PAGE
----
The political nature of this campaign of ‘lawfare’ is evident from the Report’s insistence that such a measure is necessary because of "increasing unwillingness on the part of Israel to open criminal investigations that comply with international standards".  The reference only to Israel, and the fact that no reference is made to the lack of any Palestinian efforts to investigate violations suggests only proceedings against Israelis are intended.

Such an approach must concern any State confronting terrorism, since is suggests that only the State can be subject to international legal proceedings, while  terrorist organizations are exempted.

Calls to expand the jurisdiction of International Criminal Court

In addition to calling for universal jurisdiction prosecutions, the Report also seeks to expand the jurisdiction of the International Criminal Court beyond the provisions of its Statute.

Referring to a Palestinian declaration purporting to accept the jurisdiction of the Court, the Report ignores that fact that there is currently no Palestinian state, and so there is no basis for jurisdiction under the Court’s Statute. Instead it states that "The Prosecutor may determine that for the purposes of Article 12, paragraph 3, under customary international law, Palestine qualifies as ‘a state’".

In its recommendations, the Report strongly hints that the determination of the Prosecutor on this matter must be in favor of expanding the jurisdiction of the Court when it insists that "accountability for victims" requires the legal determination should be made by the Prosecutor as expeditiously as possible.

Seeking to expand the jurisdiction of the International Criminal Court in this way undermines respect for the rule of law. It  is also particular cause for concern for any State that has not chosen to join the Court’s statute, as it suggests that they may, nonetheless, find their nationals subjected to criminal proceedings in The Hague.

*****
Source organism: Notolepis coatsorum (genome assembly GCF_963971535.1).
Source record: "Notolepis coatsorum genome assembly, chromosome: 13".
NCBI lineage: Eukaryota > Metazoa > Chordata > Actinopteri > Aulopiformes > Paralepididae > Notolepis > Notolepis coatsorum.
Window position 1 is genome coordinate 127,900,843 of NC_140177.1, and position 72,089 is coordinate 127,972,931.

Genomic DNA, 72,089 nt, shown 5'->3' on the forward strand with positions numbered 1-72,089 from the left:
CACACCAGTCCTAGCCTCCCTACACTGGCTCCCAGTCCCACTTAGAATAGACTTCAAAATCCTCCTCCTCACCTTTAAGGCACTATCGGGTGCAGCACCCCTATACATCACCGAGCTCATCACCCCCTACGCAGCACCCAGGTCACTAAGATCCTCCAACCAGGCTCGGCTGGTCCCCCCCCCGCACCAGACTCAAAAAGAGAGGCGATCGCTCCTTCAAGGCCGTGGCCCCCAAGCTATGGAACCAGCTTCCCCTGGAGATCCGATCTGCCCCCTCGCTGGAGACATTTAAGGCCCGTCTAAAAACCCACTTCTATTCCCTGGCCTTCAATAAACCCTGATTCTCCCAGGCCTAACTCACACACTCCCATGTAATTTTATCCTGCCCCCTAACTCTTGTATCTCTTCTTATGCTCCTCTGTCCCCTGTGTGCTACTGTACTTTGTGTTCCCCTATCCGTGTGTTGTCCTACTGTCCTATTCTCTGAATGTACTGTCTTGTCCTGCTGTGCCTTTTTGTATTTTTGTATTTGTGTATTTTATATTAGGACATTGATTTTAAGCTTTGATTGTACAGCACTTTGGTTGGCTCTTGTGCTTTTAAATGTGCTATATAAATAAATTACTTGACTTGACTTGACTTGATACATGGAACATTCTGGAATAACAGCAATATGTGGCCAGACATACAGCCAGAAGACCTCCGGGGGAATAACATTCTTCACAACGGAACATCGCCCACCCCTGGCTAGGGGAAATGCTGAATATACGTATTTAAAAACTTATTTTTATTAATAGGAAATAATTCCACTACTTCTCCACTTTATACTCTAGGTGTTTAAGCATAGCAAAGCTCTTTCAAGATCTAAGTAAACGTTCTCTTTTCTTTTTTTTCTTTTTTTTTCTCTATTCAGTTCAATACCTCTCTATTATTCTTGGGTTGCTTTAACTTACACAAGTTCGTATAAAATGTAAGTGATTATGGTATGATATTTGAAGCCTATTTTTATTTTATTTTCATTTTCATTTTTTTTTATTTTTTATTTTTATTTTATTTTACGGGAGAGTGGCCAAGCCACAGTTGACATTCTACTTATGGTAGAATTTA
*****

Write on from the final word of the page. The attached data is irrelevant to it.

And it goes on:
Rewarding intimidation, penalizing democracy

The Report reflects an approach to military situations which effectively rewards intimidation and penalizes democracy.

The Report finds no evidence whatsoever of Hamas having used human shields during the war or storing its weapons and missile launches in mosques and hospitals – despite the widespread independent and Israel evidence to the contrary. As for its own investigations, the Mission acknowledged that those interviewed in Gaza appeared reluctant to speak about the presence of or conduct of hostilities by the Palestinian armed groups. Despite this clear evidence of threatening the public, the Report takes the matter no further, rewarding the tactic of intimidation.

By contrast, under the heading, "Repression of Dissent" the Report attributes intimidation to the Israeli side.  It bases this assertion in large part on the widespread support for the military operation in the Israeli public, and that Israel has "created a political climate in which dissent is not tolerated". The notion that the majority of Israelis genuinely supported action to bring years of continuous rocket and missile attacks against Israeli civilians to an end does not appear to have occurred to the members of the Mission.